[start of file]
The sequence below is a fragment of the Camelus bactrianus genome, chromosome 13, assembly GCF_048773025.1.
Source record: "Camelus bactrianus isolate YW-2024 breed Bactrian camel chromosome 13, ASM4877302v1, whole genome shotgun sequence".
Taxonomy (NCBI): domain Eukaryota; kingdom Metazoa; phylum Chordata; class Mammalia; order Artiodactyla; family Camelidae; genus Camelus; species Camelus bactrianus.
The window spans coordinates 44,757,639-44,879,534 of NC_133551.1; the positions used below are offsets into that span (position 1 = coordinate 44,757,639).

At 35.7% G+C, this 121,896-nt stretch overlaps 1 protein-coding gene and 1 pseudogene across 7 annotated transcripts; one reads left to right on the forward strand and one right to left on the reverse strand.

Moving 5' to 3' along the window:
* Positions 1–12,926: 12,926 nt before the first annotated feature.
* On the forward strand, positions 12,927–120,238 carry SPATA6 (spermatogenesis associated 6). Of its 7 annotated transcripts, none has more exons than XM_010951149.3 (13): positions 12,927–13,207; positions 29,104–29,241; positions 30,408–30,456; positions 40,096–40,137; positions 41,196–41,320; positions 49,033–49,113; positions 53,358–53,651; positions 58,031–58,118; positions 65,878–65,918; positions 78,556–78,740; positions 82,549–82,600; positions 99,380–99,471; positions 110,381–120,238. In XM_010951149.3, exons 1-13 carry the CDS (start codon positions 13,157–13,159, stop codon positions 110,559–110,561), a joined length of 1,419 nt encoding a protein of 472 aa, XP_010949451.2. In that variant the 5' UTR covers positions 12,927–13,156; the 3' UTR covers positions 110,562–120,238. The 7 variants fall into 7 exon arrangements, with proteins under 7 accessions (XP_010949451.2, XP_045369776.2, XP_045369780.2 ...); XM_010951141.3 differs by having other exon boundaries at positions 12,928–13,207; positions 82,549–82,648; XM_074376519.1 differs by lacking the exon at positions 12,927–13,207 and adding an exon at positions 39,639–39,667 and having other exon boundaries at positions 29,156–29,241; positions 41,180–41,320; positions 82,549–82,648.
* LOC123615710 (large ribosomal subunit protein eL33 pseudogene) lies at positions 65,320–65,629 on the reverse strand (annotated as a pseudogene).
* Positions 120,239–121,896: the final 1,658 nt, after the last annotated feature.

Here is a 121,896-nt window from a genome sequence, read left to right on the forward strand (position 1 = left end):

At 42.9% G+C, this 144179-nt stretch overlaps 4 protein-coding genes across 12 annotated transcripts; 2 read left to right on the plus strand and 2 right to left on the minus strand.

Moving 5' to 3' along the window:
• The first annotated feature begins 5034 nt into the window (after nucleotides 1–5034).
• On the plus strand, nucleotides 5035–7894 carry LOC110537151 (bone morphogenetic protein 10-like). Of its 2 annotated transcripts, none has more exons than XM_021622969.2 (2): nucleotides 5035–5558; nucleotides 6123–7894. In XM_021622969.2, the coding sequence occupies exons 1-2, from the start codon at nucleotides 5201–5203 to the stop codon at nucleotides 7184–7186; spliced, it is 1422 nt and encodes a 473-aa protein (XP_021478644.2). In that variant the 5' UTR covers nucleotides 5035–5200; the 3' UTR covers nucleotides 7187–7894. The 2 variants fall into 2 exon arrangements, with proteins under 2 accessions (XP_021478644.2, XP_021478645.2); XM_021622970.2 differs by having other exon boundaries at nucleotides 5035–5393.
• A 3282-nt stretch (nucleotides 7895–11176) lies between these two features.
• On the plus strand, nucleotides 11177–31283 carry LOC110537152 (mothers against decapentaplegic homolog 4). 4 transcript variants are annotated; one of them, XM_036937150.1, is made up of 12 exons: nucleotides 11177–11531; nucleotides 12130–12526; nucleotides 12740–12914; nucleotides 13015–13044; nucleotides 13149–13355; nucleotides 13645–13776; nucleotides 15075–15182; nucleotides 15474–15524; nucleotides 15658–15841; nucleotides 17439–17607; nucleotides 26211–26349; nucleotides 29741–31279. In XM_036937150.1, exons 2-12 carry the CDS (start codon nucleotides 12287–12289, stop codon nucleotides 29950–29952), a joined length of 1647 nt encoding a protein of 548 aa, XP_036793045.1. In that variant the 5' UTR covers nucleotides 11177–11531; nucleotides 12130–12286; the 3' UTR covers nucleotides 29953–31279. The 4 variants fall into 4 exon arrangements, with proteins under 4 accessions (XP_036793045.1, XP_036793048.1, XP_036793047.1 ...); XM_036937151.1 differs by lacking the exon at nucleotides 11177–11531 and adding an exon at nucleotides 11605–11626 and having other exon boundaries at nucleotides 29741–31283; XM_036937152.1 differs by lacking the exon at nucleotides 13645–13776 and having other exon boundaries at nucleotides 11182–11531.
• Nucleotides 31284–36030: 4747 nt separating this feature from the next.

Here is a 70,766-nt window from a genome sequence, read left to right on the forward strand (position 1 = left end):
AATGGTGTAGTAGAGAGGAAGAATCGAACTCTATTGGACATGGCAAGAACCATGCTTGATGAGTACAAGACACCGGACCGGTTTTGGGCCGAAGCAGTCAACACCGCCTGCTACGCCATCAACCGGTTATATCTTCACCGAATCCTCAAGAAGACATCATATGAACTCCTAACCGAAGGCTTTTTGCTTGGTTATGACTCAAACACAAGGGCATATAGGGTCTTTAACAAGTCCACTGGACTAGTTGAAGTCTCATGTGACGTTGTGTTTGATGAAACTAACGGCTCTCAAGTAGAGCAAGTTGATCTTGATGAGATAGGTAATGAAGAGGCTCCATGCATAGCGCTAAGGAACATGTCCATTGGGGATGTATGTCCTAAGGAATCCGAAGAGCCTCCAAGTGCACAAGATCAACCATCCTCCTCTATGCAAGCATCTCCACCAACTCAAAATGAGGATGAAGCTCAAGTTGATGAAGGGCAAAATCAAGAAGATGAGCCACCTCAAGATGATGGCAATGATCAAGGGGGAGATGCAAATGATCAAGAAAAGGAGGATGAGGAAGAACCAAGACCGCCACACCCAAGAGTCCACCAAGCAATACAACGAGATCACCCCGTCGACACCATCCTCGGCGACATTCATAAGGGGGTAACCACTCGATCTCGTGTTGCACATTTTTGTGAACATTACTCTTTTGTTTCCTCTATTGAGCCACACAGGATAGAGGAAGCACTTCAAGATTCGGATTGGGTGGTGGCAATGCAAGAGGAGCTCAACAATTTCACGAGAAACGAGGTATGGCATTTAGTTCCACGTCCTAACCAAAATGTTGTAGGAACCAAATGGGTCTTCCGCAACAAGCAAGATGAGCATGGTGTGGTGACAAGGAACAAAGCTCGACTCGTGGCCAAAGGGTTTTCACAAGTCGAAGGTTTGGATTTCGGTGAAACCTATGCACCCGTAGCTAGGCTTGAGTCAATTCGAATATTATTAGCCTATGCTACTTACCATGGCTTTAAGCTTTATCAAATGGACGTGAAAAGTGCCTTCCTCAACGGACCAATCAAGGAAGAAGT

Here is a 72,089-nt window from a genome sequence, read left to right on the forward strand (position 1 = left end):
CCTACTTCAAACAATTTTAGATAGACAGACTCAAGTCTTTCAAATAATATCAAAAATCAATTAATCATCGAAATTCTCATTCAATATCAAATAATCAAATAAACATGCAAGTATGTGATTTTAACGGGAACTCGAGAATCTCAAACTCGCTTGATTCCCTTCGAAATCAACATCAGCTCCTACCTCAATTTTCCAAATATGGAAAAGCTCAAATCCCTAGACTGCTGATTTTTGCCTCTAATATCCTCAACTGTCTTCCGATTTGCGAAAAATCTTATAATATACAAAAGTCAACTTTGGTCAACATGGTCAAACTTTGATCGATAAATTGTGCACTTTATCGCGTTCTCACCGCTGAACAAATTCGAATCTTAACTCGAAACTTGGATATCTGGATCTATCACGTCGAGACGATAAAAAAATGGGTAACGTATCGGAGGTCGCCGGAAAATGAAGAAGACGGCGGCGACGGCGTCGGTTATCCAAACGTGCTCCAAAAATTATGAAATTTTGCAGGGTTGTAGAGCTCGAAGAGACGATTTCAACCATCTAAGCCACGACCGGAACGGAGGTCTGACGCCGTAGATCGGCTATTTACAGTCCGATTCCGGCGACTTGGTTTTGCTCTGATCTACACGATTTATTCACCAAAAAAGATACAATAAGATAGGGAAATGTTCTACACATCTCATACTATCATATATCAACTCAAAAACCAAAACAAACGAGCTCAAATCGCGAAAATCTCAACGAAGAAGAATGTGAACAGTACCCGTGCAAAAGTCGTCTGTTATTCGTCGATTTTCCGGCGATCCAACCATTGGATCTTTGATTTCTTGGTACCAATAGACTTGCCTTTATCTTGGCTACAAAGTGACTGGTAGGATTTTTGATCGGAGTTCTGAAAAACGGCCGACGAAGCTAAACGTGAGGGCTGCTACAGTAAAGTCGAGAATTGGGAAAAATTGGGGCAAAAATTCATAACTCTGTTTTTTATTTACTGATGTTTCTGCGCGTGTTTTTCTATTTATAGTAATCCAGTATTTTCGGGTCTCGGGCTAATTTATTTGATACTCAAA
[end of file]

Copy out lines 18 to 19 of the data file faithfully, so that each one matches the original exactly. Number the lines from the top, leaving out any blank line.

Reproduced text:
• Nucleotides 31284–36030: 4747 nt separating this feature from the next.

Here is a 70,766-nt window from a genome sequence, read left to right on the forward strand (position 1 = left end):